“21st Century Education” has meant that everyone working in education today need to ‘have-a-go’ themselves. There is a real need for educators to develop a ‘growth mindset’, and our challenge is to pass this on to our learners as well.
For ESL Programs in particular, it is time to ‘re-think’ the New Arrivals Program. You could no longer teach ‘everyday’, ‘basic’ words and vocabulary on a weekly basis, eg Week 1: School, Week 2: Family, etc. through simple teaching and learning strategies. Vocabulary development and “everyday language” (Basic Interpersonal Communication Skills), need to be developed through high challenge and high support programs.
ESL Programs need to focus on developing metacognitive skills that will ensure that our EAL/D learners are able to function in their mainstream classrooms, including the ability to problem-solve and collaborate with their peers. The learning should be made visible to our EAL/D learners, and their ‘thinking’ supported with the necessary scaffold. Our challenge, as EAL/D educators, is to make the curriculum accessible to our learners. One of our main goals is to ensure that they experience success. Most importantly, we need to make sure that our EAL/D learners are able to function in the “real” world.
If you had the ability to make changes to the education system in Australia, what would you do?
I would make sure that all educators are aware of their own Emotional Intelligence. This might translate to educators being more ‘in-tune’ with their learners’ ‘real’ needs. I quite like the “STARS for successful settlement and learning” model developed by UNICEF in 1999. “Students from refugee backgrounds need a safe secure learning environment where their individual needs are considered.” (Teaching refugees in my classroom, DET 2010). The key elements are Safety, Trust, Attachment, Responsibility and Skills. Without going into too much detail, the idea is that our first role as educators is ensure that our learners feel safe and secure, before we could expect them to learn literacy and numeracy skills. I believe the same thinking could be applied to ALL learners, including our teachers and parents. Schools are all about creating and nurturing ‘relationships’.
I would also make sure that The Arts are given more time, attention and funding in schools. The Arts is very much inclusive, and presents an even level playing field for ALL learners. I like the idea that there is no right or wrong answer in art, as it comes down to the individual’s interpretation of the art form. My EAL/D learners are not only learning the language of learning, but also the language of visual arts. There are strong links between the elements of art, and visual literacy in rich texts, for instance. The Arts, integrated in other subjects could prove very beneficial to ALL learners. Visible Thinking routines could also be developed alongside visual arts to support EAL/D learners articulate their thinking in ANY languages.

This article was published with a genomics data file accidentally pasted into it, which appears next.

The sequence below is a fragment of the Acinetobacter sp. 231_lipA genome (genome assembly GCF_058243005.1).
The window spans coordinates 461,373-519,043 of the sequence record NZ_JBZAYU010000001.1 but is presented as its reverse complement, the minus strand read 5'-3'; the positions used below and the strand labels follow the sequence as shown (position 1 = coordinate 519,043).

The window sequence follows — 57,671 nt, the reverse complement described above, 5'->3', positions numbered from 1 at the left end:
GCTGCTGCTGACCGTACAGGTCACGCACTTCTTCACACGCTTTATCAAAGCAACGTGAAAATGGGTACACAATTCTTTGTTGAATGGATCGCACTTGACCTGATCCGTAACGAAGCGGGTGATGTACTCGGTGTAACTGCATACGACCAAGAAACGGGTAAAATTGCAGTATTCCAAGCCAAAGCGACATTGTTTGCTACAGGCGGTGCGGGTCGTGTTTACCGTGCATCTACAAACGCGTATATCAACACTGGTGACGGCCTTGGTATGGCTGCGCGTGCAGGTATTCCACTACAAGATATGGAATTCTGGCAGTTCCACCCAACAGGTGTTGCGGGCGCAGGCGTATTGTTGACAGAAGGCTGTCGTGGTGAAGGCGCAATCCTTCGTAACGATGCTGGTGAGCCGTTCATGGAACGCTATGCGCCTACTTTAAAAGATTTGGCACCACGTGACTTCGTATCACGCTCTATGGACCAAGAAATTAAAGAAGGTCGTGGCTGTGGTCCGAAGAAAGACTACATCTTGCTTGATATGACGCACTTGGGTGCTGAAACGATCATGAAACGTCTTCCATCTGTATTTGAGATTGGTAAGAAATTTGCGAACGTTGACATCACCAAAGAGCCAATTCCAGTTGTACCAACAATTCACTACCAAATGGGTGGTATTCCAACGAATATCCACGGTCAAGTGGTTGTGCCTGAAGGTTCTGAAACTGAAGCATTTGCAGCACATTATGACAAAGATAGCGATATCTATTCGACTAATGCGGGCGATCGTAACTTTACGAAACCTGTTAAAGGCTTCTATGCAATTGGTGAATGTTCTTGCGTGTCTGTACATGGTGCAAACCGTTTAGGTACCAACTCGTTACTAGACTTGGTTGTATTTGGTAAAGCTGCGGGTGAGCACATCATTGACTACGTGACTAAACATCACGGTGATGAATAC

What role do you see EduTweetOz playing on the education scene in Australia and what are your hopes for the account this week?
EduTweetOz is a great social media platform for ALL educators, most coming from different disciplines and subject areas.
Being an EAL/D educator, I hope to inspire others to re-think how they deliver ESL teaching and learning programs in their own schools. These questions will hopefully encourage us to think deeply about substantive student engagement, and what does this look like for our EAL/D learners in both the New Arrivals Program (NAP) and the mainstream classroom where they receive ‘in-class support’:
- How does creating engaging learning experiences assist learners in seeing the value in the New Arrivals Program?
- How do I ensure that my learners are able to RESPOND deeply & meaningfully to what they read?
- How do I ensure that the strategies I use in the New Arrivals Program are being implemented in the mainstream classroom? Where is the TRANSFER?
- How do you ensure that our EAL/D learners are able to access the curriculum?
- What does an ‘inclusive’ mainstream classroom look like?
- What challenges do our EAL/D learners face during Problem/Project-based Genius Hour or SOLE learning sessions?
- How do our EAL/D specialist teachers support mainstream classroom teachers? What does a successful ‘team-teaching’ model look like?
There are many ways to structure the ESL Program in schools. They key is knowing your students, their language background and life experiences. Making them feel “included” is crucial to any ESL program.
Is there anything else you would like to add?
I truly hope that I can inspire others to have the courage to ask questions and teach through what they’re passionate about. Mine happens to be the arts. It could be anything really. The important thing is that we pass on to excitement and enthusiasm to our learners. Because as it turned out, ‘passion’ is rather contagious!